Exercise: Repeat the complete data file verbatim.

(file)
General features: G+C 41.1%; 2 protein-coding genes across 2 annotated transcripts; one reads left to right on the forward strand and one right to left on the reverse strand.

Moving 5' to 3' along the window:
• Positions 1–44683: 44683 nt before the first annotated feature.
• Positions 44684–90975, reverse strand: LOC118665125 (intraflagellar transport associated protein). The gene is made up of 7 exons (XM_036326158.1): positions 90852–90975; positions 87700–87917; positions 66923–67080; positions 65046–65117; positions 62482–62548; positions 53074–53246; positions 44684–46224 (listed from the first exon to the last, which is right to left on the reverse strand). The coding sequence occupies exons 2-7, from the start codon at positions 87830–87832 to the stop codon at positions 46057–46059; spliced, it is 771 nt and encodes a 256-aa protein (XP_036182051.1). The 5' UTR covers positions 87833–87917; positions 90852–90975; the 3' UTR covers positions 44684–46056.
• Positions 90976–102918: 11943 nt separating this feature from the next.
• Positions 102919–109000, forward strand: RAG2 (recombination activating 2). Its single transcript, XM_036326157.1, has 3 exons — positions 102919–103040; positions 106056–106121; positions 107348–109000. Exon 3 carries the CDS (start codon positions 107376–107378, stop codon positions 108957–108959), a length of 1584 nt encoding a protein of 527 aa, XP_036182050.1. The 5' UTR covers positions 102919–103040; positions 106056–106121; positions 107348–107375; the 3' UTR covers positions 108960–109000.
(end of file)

General features: G+C 41.1%; 2 protein-coding genes across 2 annotated transcripts; one reads left to right on the forward strand and one right to left on the reverse strand.

Moving 5' to 3' along the window:
• Positions 1–44683: 44683 nt before the first annotated feature.
• Positions 44684–90975, reverse strand: LOC118665125 (intraflagellar transport associated protein). The gene is made up of 7 exons (XM_036326158.1): positions 90852–90975; positions 87700–87917; positions 66923–67080; positions 65046–65117; positions 62482–62548; positions 53074–53246; positions 44684–46224 (listed from the first exon to the last, which is right to left on the reverse strand). The coding sequence occupies exons 2-7, from the start codon at positions 87830–87832 to the stop codon at positions 46057–46059; spliced, it is 771 nt and encodes a 256-aa protein (XP_036182051.1). The 5' UTR covers positions 87833–87917; positions 90852–90975; the 3' UTR covers positions 44684–46056.
• Positions 90976–102918: 11943 nt separating this feature from the next.
• Positions 102919–109000, forward strand: RAG2 (recombination activating 2). Its single transcript, XM_036326157.1, has 3 exons — positions 102919–103040; positions 106056–106121; positions 107348–109000. Exon 3 carries the CDS (start codon positions 107376–107378, stop codon positions 108957–108959), a length of 1584 nt encoding a protein of 527 aa, XP_036182050.1. The 5' UTR covers positions 102919–103040; positions 106056–106121; positions 107348–107375; the 3' UTR covers positions 108960–109000.